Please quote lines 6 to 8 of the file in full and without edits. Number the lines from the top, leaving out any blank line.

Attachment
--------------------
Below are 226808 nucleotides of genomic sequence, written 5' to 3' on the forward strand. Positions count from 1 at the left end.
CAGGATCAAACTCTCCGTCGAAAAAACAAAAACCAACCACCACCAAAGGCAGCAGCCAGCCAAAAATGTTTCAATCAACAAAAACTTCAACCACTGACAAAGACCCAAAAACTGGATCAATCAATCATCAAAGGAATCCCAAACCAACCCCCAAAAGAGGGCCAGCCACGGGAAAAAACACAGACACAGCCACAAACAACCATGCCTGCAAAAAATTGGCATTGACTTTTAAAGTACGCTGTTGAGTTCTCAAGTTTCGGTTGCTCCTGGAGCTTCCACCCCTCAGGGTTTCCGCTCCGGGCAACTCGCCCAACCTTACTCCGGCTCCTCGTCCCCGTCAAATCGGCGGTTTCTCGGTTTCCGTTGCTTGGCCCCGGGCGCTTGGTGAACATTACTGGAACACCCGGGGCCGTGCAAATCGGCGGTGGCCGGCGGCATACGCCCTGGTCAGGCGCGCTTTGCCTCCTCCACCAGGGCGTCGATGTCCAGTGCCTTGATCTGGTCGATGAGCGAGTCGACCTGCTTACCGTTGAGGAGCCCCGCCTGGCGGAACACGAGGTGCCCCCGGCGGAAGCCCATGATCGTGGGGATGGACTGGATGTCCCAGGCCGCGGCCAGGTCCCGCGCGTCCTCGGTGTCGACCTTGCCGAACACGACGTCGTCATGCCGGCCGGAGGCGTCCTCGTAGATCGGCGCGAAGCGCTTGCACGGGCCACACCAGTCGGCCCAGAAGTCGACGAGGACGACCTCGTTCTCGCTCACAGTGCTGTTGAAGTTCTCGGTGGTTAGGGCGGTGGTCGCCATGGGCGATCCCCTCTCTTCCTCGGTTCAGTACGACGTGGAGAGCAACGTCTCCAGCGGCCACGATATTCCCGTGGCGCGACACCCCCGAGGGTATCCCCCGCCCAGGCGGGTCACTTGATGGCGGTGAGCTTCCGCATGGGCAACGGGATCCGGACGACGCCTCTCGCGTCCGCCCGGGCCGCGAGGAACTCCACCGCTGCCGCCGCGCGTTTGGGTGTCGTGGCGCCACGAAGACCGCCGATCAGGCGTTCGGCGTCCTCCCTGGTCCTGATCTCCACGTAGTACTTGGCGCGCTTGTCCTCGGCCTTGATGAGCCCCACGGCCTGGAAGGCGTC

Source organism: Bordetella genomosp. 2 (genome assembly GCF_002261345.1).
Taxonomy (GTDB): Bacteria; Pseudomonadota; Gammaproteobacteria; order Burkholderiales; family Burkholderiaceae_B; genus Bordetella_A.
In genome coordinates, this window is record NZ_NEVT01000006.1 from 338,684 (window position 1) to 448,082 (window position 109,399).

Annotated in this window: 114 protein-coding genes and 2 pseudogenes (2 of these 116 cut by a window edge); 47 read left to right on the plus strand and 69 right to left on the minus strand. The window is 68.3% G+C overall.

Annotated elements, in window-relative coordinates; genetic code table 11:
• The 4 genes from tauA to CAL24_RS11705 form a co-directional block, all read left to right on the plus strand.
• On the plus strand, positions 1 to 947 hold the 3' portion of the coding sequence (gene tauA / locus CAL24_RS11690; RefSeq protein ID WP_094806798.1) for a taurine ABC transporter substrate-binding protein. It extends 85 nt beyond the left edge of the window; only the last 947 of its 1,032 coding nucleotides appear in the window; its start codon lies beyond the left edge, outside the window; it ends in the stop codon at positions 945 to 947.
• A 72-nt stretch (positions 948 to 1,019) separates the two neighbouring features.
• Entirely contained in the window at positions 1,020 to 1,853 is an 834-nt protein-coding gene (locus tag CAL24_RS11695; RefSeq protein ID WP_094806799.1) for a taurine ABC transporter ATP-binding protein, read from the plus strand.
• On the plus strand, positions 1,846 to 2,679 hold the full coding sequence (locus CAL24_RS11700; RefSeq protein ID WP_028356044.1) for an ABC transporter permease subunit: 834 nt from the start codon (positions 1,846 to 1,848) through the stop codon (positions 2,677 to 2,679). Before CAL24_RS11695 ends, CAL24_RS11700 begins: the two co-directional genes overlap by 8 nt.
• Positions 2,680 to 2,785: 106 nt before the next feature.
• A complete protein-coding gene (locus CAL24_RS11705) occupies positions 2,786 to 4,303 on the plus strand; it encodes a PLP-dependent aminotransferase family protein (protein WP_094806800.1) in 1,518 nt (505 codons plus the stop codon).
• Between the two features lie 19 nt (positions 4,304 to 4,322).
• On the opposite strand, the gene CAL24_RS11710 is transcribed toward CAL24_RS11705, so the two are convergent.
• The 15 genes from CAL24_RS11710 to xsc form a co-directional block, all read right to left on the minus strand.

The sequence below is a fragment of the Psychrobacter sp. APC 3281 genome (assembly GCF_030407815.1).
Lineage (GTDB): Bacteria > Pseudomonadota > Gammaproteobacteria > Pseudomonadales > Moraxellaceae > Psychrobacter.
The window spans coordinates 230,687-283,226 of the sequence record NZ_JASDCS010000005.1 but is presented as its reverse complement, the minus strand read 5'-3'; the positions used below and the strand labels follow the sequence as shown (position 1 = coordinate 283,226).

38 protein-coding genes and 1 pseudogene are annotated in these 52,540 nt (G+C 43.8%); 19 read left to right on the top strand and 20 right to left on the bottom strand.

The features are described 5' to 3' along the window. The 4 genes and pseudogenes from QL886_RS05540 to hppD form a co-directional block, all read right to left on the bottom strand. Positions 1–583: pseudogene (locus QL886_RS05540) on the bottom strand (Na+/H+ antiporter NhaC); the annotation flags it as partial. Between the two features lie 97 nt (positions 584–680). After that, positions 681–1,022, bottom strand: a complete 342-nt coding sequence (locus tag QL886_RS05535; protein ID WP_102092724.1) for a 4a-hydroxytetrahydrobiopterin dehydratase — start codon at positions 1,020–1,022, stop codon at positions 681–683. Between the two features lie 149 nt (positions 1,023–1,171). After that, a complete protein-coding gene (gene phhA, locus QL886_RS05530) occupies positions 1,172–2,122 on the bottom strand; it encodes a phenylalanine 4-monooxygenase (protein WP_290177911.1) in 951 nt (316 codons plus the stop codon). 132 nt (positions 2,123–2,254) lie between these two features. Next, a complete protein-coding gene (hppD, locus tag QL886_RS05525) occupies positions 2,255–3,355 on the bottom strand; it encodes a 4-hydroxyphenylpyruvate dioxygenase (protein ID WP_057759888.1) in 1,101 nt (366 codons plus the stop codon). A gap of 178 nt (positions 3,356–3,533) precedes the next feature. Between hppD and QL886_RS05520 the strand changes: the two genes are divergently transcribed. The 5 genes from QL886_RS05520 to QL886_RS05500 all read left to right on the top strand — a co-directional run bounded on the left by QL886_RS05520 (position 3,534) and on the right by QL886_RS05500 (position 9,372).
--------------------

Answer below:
Annotated in this window: 114 protein-coding genes and 2 pseudogenes (2 of these 116 cut by a window edge); 47 read left to right on the plus strand and 69 right to left on the minus strand. The window is 68.3% G+C overall.

Annotated elements, in window-relative coordinates; genetic code table 11:
• The 4 genes from tauA to CAL24_RS11705 form a co-directional block, all read left to right on the plus strand.